downloadJust finished reading an excellent book on the Pope called ‘Pope Francis – Untying the Knots’ by Paul Vallely.  Of all the books rushed out to capitalise on the widespread interest of a new pope – this seems to be the best so far in English. The title is well chosen because it refers to a painting of Our Lady – Untier of Knots that Bergoglio has a special devotion for, but also refers to the task that the author was facing looking at a complicated life of a Jesuit who has often found himself in leadership roles, often in very difficult circumstances, with a legacy that isn’t straightforward to tease out.  I think the author seems to do a fairly good job.  However what was fascinating for me – was the account of Bergoglio’s ‘intervention’ (speech) which made such a big impact amongst the other cardinals at the general congregation before  the conclave started.  Unlike many of the other speeches, which have been reported as being inward looking – this electrified the synod hall – because it was simple, spiritual, theological and most important from the heart.  

download (1)The only purpose of the Church is to go and out and tell the world the good news about Jesus Christ.  Evangelizing presupposes in the Church the “parresia” of coming out from itself. The Church is called to come out from itself and to go to the peripheries, not only geographical, but also existential: those of the mystery of sin, of suffering, of injustice, those of ignorance and of the absence of faith, those of thought, those of every form of misery.

When the Church does not come out from itself to evangelize it becomes self-referential and gets sick (one thinks of the woman hunched over upon herself in the Gospel). This self-referentiality, is a sort of theological narcissism. In Revelation, Jesus says that he is standing at the threshold and calling. We often assume that the text refers to the fact that he stands outside the door and knocks to enter. . . But at times I think that Jesus may be knocking from the inside, that we may let him out. The self-referential Church presumes to keep Jesus Christ within itself and not let him out.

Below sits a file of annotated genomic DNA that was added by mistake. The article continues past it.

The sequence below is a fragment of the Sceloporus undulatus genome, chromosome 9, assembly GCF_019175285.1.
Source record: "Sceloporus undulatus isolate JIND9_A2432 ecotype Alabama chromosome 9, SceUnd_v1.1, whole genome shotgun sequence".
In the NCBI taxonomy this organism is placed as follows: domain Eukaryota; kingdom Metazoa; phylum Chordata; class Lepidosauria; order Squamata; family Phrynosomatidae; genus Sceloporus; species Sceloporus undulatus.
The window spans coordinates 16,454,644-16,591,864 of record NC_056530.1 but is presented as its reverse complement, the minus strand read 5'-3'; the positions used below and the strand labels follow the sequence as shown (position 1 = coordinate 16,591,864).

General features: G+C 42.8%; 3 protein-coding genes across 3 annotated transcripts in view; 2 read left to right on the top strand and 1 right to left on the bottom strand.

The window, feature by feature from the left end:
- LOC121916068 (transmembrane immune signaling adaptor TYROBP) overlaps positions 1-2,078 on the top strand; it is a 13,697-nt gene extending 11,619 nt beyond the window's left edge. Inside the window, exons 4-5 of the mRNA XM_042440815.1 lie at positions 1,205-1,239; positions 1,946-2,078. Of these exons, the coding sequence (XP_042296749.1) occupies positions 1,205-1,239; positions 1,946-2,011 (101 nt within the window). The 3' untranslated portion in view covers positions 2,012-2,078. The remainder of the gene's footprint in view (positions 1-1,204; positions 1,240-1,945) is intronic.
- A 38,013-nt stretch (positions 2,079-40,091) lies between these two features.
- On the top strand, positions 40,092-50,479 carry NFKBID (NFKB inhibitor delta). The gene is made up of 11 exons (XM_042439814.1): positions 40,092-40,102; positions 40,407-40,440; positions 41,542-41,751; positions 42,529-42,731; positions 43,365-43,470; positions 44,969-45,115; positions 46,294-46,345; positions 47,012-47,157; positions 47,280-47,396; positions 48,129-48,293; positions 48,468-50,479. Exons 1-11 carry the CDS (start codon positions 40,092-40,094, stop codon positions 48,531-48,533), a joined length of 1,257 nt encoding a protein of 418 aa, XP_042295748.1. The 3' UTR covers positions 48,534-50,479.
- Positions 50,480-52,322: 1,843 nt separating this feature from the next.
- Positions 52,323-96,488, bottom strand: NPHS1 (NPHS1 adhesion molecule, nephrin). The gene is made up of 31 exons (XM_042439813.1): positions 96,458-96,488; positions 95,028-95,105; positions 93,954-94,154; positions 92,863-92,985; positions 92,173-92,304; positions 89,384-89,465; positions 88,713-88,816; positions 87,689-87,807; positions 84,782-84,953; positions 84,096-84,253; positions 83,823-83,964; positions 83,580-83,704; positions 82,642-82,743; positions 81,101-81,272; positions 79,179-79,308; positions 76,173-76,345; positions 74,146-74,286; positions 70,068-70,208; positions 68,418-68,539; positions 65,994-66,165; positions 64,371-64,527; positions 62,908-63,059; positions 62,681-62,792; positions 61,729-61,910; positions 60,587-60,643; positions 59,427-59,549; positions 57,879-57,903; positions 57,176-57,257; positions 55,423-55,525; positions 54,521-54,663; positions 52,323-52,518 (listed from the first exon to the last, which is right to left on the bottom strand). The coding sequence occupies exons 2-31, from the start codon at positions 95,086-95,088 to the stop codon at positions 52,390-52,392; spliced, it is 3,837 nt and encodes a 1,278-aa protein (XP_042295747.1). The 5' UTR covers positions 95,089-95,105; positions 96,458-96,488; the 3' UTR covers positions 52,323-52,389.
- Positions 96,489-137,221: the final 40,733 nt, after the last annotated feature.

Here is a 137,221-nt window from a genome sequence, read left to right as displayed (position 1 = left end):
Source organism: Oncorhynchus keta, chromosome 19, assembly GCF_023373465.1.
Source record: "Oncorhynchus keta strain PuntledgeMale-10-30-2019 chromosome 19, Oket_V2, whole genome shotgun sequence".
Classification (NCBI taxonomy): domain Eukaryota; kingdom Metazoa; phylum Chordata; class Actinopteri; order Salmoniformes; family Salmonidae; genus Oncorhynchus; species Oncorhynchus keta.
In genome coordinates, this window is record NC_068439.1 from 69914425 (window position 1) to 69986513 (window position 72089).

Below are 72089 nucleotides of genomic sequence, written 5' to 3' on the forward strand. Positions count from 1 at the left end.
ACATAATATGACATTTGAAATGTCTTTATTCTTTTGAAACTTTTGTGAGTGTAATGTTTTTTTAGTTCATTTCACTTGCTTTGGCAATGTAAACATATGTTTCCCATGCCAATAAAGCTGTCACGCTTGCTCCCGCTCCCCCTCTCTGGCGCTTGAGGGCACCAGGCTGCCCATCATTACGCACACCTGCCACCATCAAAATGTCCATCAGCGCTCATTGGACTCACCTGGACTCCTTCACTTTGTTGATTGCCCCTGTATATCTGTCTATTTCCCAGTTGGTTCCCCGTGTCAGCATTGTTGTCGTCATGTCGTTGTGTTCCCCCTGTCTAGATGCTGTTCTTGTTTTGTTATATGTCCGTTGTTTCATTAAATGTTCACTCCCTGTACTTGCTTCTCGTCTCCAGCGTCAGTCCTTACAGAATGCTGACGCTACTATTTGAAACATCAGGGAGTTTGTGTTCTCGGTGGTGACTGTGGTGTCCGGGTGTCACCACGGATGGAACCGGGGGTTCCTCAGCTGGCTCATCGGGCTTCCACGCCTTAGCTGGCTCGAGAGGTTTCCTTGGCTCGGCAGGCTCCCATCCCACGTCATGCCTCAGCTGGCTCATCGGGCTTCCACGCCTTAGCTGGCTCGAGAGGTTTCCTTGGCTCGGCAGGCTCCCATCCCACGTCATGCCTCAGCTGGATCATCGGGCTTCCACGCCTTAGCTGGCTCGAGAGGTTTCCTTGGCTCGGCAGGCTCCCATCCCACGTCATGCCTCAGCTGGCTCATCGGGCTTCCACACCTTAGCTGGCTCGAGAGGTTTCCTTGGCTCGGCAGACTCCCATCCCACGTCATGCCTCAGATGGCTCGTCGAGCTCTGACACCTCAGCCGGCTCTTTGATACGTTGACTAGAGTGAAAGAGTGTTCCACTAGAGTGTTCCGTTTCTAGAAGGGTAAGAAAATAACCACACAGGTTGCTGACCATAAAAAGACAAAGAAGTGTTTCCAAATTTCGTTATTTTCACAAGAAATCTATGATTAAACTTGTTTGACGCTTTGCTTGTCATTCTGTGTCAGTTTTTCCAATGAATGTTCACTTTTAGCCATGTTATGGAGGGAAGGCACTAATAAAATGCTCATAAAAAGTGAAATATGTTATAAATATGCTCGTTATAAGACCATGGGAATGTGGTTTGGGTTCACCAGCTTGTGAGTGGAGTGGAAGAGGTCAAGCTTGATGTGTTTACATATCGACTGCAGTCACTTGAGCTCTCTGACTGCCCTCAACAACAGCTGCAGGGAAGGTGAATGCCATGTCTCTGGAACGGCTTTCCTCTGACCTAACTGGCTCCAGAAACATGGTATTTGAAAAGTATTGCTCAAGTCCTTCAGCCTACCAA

mq1The Church, when it is self-referential, without realizing it thinks that it has its own light; it stops being the “mysterium lunae”.  The mystery of the moon is that it has no light but simply reflects the light of the sun.  When the church thinks it gives out its own light it gives rise to a grave evil, that of spiritual worldliness (according to Henri De Lubac, the worst evil into which the Church can fall).  To simplify, there are two images of the Church: the evangelizing Church that goes out from itself; or the worldly Church that lives in itself, of itself, for itself. 

Thinking of the next Pope: a man who, through the contemplation of Jesus Christ and the adoration of Jesus Christ, may help the Church to go out from itself toward the existential peripheries, that may help it to be the fecund mother who lives “by the sweet and comforting joy of evangelizing.”

The speech delivered in Italian – was short – just over 3 minutes, but it made a big impact.  Cardinal Schonborn turned to a neighbour and said – ‘That’s what we need’.  Cardinal Ortega from Havana asked Bergoglio later if he could have a copy to distribute.  It was only a few scribbled notes, but overnight Bergoglio transcribed from memory what he said and passed it on, giving permission for it to be put up on the website of the Archdiocesis of Havana in Cuba.  My version (above) is a mixture of Vallely’s, Sandro Magisters and my own translation.